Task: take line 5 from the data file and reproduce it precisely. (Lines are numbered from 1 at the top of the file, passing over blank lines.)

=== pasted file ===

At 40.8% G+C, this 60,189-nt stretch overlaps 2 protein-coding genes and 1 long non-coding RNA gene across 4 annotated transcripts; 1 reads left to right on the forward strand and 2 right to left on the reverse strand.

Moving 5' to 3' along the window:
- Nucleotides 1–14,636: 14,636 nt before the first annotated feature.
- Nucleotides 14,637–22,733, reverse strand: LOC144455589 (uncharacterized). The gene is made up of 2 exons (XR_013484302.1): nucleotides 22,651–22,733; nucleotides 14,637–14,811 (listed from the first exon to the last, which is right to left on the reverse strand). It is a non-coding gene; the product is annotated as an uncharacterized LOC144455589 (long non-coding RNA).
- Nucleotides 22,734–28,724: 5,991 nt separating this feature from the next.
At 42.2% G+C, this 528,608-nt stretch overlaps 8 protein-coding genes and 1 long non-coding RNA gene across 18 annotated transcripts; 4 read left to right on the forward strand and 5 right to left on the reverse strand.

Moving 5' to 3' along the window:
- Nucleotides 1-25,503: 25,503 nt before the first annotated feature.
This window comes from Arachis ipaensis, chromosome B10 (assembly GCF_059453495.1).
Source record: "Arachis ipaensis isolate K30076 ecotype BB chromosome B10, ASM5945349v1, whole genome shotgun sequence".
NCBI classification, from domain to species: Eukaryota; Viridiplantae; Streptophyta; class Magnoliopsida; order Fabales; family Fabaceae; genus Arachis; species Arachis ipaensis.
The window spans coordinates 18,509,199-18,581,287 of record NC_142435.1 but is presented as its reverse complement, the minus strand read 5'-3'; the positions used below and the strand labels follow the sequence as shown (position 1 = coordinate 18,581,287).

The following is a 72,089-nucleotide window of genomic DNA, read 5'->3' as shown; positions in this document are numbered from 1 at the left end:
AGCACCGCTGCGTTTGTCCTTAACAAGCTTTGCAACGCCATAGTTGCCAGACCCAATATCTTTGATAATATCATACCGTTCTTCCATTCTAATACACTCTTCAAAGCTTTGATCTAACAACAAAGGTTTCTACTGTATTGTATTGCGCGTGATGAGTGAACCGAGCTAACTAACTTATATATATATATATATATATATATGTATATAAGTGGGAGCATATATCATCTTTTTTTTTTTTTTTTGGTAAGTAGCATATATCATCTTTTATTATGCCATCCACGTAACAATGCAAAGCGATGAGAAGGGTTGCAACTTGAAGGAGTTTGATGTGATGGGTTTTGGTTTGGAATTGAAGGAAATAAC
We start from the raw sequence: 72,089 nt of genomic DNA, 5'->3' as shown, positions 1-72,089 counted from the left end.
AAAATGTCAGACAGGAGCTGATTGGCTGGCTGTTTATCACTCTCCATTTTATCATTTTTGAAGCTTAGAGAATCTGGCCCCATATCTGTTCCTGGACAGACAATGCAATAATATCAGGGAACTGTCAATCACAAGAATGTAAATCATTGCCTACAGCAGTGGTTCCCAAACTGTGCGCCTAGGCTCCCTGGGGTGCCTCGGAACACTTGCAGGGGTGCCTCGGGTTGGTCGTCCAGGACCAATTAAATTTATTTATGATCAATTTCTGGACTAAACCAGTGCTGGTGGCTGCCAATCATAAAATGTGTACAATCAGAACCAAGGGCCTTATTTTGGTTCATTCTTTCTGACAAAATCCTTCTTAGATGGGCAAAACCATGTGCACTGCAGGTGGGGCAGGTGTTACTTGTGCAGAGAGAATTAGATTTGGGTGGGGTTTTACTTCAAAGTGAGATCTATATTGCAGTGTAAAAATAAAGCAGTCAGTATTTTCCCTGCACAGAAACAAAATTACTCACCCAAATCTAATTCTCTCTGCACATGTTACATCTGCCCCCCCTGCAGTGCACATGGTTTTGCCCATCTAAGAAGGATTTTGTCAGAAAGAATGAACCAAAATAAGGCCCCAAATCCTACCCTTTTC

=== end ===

- Nucleotides 22,734–28,724: 5,991 nt separating this feature from the next.